Author Archives: guidoalfani

The Economic Consequences of the Napoleonic Wars

The Napoleonic Wars: A Watershed in Spanish History?

By Leandro Prados de la Escosura (Carlos III University de Madrid) and Carlos Santiago-Caballero (Carlos III University de Madrid).

Abstract: The Napoleonic Wars had dramatic consequences for Spain’s economy. The Peninsular War had higher demographic impact than any other military conflict, including civil wars, in the modern era. Farmers suffered confiscation of their crops and destruction of their main capital asset, livestock. The shrinking demand, the disruption of international and domestic trade, and the shortage of inputs hampered industry and services. The loss of the American colonies, a by-product of the French invasion, seriously harmed absolutism. In the long run, however, the Napoleonic Wars triggered the dismantling of Ancien Régime institutions and interest groups. Freed from their constraints, the country started a long and painful transition towards the liberal society. The Napoleonic Wars may be deemed, then, a watershed in Spanish history.

URL: https://EconPapers.repec.org/RePEc:hes:wpaper:0130

Distributed by NEP-HIS on: 2018-04-30

Review by: Guido Alfani (Bocconi University)

goya-muertadehambre

Figure 1: Francisco de Goya, Muerta de hambre, c. 1812-1820. Drawing. Source: see entry in Goya en El Prado.

Summary

Large-scale war, as well as other major shocks that punctuate human history – plagues and famines for example – have been the object of much recent research in economic history, especially regarding their long-term consequences. Leandro Prados de la Escosura and Carlos Santiago-Caballero focus on the so-called “Peninsular War” which followed Napoleon’s invasion of Spain in 1808. They set out to provide an in-depth analysis of the short-term effects of this devastating war, then focusing on their long-term consequences. They argue that although the immediate consequences of war were considerably damaging to the Spanish economy, in the long run they were probably positive as the Peninsular War triggered the transition from an absolutist empire to a modern nation. They support their argument by means of counterfactual analysis.

This paper presents an overview of recent research on different dimensions of the Spanish economy during the eighteenth and nineteenth century, re-organized around how the Peninsular War raging from 1808 to 1814 affected the trends. Much of this research has been published in Spanish, often in publications difficult to find outside of Spain, and consequently this paper is precious for international scholars as a kind of guide to recent achievements in Spanish economic history.

Overall, the Peninsular War, which was triggered by the invasion of Spain by Napoleonic armies – first a peaceful process, agreed upon with the Spanish authorities in order to force Portugal to enforce the “continental block” trade policies against Britain and leading to the Franco-Spanish invasion of Portugal in 1807 – had negative economic consequences in the short run. This is clear looking at the industrial sector, which suffered because of a sharp reduction in internal and international demand as well, the unrestricted influx of French and British goods, a shortage of inputs and high war taxation. Certain sectors – like the luxury productions organized around the Reales Fábricas or “Royal Factories” – never recovered. War also badly affected trade, which was disrupted both at the national and international scale, suffered because of increasing transportation costs and was badly hindered by interruption of contacts with the colonies.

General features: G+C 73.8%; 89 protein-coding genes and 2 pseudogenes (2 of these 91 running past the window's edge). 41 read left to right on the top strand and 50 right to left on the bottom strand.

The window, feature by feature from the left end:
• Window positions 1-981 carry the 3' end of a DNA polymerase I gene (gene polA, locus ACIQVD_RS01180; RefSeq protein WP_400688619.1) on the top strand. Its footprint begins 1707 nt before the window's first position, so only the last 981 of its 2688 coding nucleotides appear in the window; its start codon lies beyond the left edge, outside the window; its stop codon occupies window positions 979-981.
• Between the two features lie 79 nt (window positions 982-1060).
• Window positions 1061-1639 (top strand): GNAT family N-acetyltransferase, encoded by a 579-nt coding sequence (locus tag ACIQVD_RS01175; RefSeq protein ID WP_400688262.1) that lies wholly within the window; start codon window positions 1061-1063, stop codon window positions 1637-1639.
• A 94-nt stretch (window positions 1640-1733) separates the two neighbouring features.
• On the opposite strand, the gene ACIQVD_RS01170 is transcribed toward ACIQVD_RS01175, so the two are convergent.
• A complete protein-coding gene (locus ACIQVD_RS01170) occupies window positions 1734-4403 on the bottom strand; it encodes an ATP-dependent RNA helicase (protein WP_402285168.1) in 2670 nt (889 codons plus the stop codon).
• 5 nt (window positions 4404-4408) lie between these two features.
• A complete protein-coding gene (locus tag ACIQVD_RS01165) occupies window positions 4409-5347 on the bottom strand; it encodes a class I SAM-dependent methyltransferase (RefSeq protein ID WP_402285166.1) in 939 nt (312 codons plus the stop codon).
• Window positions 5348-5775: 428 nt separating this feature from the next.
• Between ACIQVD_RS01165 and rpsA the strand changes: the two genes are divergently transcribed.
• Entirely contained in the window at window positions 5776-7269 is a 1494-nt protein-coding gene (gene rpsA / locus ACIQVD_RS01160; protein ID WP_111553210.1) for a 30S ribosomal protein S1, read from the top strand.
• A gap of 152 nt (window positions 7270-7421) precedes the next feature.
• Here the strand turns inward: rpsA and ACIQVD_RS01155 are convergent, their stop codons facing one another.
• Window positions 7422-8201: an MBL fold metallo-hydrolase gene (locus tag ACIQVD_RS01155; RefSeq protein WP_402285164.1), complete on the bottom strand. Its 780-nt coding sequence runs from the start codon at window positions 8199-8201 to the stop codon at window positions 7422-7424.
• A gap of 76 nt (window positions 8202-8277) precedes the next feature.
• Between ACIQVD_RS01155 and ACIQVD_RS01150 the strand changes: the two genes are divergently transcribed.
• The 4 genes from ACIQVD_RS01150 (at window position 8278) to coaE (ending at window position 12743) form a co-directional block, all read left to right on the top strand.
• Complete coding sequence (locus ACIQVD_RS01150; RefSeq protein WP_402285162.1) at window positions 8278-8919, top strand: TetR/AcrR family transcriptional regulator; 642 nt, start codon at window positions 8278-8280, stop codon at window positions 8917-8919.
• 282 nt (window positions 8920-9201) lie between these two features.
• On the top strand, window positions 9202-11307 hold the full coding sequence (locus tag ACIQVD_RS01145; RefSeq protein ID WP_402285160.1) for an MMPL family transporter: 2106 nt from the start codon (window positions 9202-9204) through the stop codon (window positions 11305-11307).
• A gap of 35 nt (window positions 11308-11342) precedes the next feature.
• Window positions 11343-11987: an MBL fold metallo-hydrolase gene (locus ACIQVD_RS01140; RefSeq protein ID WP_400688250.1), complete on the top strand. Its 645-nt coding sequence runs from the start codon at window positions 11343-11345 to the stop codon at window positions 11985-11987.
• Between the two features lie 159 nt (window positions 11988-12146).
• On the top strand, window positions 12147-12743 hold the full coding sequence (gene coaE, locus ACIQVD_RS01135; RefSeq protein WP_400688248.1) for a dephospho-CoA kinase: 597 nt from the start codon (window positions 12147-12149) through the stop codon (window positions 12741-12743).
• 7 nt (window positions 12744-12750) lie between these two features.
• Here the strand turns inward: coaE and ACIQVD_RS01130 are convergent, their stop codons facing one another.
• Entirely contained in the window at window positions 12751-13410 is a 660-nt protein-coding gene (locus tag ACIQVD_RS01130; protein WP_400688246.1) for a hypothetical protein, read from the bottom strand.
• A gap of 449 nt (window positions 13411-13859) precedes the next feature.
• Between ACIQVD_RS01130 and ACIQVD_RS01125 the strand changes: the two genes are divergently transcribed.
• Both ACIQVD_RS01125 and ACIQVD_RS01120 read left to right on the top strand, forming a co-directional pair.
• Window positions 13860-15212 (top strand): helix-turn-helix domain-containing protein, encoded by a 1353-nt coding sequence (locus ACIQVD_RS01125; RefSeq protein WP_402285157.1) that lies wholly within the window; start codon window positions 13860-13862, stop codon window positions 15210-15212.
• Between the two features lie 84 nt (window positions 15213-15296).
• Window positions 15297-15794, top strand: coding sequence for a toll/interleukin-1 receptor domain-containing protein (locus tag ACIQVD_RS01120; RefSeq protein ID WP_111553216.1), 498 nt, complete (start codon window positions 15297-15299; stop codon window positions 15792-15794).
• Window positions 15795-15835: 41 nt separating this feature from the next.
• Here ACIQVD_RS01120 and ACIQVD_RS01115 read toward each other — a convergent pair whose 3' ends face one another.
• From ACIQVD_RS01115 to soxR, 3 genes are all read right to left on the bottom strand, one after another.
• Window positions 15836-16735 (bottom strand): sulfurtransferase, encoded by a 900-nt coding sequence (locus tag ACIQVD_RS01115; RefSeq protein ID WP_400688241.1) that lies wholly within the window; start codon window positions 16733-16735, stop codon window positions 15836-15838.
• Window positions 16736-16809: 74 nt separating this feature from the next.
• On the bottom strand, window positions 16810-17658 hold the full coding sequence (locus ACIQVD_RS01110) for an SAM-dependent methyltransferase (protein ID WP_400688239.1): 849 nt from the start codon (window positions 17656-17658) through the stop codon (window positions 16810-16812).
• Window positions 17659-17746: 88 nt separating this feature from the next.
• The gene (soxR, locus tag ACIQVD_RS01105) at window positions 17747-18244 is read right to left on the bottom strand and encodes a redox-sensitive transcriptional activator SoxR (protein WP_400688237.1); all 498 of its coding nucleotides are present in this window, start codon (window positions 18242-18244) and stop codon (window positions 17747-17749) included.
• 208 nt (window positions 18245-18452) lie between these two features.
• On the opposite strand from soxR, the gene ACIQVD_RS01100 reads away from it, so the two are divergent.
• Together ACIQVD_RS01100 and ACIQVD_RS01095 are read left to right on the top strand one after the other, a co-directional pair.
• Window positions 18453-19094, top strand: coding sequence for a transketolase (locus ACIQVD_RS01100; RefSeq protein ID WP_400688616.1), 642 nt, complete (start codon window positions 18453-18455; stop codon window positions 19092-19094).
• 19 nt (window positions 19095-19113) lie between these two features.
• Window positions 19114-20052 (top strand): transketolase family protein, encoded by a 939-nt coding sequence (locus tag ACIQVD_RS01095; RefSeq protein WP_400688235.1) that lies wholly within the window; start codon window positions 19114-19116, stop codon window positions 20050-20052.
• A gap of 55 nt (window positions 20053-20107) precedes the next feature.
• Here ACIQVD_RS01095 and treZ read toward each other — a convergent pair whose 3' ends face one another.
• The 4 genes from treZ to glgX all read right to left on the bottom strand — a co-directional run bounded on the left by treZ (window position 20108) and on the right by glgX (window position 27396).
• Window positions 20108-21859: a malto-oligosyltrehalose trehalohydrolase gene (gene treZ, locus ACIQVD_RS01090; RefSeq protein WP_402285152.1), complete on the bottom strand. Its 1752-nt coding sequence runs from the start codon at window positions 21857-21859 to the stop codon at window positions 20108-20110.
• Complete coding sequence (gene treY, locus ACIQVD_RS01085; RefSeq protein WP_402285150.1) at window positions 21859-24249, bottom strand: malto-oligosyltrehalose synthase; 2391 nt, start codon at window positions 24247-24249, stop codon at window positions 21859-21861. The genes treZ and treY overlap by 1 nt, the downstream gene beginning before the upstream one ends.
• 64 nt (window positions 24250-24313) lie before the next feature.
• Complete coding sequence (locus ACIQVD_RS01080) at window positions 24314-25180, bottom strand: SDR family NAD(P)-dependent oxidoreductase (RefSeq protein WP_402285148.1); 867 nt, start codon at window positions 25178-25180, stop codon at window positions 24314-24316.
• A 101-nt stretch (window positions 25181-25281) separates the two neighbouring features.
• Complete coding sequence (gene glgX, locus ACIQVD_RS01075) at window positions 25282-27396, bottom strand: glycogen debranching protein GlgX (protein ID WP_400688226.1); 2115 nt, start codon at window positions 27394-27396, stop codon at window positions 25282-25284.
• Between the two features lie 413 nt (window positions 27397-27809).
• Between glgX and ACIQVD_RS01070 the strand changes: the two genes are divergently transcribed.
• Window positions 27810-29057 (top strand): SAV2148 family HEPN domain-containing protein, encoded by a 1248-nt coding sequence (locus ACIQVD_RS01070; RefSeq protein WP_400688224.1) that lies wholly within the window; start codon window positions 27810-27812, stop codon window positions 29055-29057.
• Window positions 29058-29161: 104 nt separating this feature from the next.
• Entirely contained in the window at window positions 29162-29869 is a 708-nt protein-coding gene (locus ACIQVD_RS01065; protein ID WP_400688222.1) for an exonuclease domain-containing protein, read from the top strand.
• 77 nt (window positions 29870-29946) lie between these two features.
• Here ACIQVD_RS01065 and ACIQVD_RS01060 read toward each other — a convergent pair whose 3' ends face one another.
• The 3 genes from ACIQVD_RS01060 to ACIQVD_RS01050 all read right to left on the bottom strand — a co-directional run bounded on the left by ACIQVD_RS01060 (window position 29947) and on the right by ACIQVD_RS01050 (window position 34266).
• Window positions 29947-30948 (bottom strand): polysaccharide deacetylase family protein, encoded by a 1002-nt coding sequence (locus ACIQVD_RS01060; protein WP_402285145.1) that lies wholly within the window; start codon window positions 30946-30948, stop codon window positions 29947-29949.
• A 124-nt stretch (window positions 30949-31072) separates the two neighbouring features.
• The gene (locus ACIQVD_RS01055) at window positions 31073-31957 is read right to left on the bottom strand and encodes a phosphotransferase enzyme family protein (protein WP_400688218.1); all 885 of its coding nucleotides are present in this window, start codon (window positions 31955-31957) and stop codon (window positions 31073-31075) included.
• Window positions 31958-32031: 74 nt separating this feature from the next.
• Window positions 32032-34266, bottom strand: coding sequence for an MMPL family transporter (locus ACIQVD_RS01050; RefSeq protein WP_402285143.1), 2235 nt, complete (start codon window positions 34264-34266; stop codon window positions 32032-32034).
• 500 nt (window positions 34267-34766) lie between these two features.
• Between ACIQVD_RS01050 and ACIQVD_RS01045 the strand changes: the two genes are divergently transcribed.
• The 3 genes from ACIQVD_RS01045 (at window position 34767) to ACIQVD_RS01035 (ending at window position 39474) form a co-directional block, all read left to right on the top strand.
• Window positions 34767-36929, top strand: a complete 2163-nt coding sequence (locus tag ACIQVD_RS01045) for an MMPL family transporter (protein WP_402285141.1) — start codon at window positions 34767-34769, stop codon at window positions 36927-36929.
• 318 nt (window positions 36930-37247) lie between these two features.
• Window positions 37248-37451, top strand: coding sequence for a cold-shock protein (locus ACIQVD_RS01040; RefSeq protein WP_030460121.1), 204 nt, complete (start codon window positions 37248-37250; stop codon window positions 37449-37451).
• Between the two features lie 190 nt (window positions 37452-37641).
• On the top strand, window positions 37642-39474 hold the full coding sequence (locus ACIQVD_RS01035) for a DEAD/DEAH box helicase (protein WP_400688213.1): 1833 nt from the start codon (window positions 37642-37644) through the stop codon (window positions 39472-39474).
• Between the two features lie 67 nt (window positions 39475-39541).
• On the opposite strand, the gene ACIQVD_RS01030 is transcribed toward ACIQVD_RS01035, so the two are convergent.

The immediate impact of war is less clear on agriculture, given that on the one hand war led to plundering and confiscation by the armies, while on the other hand it brought to an end Old Regime institutions that vexed the countryside, like the tithe paid to religious institutions. In addition, a large-scale process of confiscation and sale of lands and real estate owned by the Church (the desamortización) took place, leading to a spread of private (lay) property and altering the distribution of wealth across the country. The impact of war on agriculture, however, has to be understood also in the light of the widespread famines affecting Spain during the war period.

More generally, from the demographic point of view the Peninsular War was clearly catastrophic, leading to “population falling one million short of its potential and its direct effect representing half a million casualties, around 5 per cent of the population” (p. 18). To place these figures in the right perspective, the authors note that this is more than double the population loss during the 1936-39 Civil War.

Beyond the desamortización, war also had other important political and institutional consequences. First of all, it started the process ultimately leading to the independence of Spanish America, as also argued by Grafe and Irigoin (2012). This has crucial importance to the way in which the authors frame their discussion of the long-term consequences of the Peninsular War, as specialists in the history of fiscal systems have clarified how colonial revenues to the Crown were instrumental in enforcing state centralization in the mainland (Yun Casalilla 1998). In other words, “empire strengthened absolutist monarchy” (p. 19).

Taken together, the liberalization of the land market – through the desamortización and the end of impartible inheritance systems like the mayorazgo – and the weakening of the absolutist power of the crown would have favored the “Liberal Revolution” sweeping through Spain during the immediate post-war decades.